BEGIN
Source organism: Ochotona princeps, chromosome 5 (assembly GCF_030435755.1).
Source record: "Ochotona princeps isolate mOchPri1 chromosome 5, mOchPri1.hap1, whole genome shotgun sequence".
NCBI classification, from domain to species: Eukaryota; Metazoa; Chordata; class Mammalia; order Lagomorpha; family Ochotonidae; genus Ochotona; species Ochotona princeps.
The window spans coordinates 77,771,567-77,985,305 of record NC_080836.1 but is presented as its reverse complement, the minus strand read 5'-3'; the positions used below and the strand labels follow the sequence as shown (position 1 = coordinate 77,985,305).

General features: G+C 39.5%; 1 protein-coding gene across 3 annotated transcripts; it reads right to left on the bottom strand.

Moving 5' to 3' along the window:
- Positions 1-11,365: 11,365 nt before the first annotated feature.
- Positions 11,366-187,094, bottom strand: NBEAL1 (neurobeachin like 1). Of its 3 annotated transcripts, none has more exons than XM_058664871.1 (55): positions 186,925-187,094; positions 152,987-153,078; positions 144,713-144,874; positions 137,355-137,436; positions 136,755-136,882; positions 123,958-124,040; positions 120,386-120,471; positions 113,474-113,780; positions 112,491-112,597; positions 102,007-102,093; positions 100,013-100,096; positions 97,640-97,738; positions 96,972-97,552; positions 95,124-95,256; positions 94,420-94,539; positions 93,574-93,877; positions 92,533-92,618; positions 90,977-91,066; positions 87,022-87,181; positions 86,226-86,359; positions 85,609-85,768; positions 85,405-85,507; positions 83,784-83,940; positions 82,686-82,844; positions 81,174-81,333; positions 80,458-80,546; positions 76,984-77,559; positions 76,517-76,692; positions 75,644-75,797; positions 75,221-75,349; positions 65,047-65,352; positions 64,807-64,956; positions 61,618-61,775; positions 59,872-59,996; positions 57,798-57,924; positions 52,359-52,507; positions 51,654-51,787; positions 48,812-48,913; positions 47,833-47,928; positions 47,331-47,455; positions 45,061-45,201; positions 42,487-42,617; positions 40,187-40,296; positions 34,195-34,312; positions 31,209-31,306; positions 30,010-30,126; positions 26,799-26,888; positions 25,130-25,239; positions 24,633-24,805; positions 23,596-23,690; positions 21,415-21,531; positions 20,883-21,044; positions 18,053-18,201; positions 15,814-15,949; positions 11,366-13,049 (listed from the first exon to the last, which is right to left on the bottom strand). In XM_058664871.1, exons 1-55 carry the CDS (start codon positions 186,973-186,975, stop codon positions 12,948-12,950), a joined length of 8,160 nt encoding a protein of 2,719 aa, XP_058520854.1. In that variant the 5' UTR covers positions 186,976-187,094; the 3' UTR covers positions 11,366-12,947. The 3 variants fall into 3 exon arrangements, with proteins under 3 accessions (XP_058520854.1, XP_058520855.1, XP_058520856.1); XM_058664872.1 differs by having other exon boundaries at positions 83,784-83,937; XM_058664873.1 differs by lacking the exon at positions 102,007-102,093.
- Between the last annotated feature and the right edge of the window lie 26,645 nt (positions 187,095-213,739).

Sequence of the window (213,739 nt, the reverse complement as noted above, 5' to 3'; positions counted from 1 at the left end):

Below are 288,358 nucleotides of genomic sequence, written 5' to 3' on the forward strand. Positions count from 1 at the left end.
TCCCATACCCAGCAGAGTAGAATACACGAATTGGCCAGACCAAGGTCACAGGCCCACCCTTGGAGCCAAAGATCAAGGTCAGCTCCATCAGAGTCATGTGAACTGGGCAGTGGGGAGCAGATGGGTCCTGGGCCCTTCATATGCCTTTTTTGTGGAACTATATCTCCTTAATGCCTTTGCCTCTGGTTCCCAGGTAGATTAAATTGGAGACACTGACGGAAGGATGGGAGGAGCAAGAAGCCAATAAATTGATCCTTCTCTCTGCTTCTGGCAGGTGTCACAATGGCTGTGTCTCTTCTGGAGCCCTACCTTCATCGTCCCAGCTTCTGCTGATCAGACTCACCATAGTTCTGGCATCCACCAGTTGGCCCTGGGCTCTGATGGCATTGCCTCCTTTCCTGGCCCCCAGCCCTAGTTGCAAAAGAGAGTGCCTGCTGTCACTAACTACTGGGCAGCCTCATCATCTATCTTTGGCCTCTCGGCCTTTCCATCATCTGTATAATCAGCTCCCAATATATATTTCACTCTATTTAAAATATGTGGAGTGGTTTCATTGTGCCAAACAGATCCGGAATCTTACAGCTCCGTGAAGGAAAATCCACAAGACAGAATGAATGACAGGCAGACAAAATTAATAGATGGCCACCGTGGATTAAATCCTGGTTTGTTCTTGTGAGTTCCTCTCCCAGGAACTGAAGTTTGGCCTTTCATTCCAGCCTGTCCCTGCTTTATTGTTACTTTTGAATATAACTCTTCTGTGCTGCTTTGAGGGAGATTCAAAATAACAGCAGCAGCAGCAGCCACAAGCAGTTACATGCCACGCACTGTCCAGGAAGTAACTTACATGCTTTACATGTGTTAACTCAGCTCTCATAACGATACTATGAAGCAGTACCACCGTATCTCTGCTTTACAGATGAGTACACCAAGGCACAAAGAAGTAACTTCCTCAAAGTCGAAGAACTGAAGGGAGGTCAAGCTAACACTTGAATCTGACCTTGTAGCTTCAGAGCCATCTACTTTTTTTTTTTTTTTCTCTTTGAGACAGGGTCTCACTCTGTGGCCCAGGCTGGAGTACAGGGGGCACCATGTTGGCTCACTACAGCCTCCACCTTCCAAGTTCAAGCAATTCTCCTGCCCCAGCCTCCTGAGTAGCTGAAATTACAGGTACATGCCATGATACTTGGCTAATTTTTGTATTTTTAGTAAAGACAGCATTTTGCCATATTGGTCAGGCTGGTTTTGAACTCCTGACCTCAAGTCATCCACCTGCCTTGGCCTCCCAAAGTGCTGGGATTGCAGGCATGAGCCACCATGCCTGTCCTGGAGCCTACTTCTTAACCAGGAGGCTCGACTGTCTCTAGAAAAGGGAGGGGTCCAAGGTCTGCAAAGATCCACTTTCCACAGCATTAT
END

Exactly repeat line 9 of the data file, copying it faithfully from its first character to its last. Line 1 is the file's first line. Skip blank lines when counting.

- Between the last annotated feature and the right edge of the window lie 26,645 nt (positions 187,095-213,739).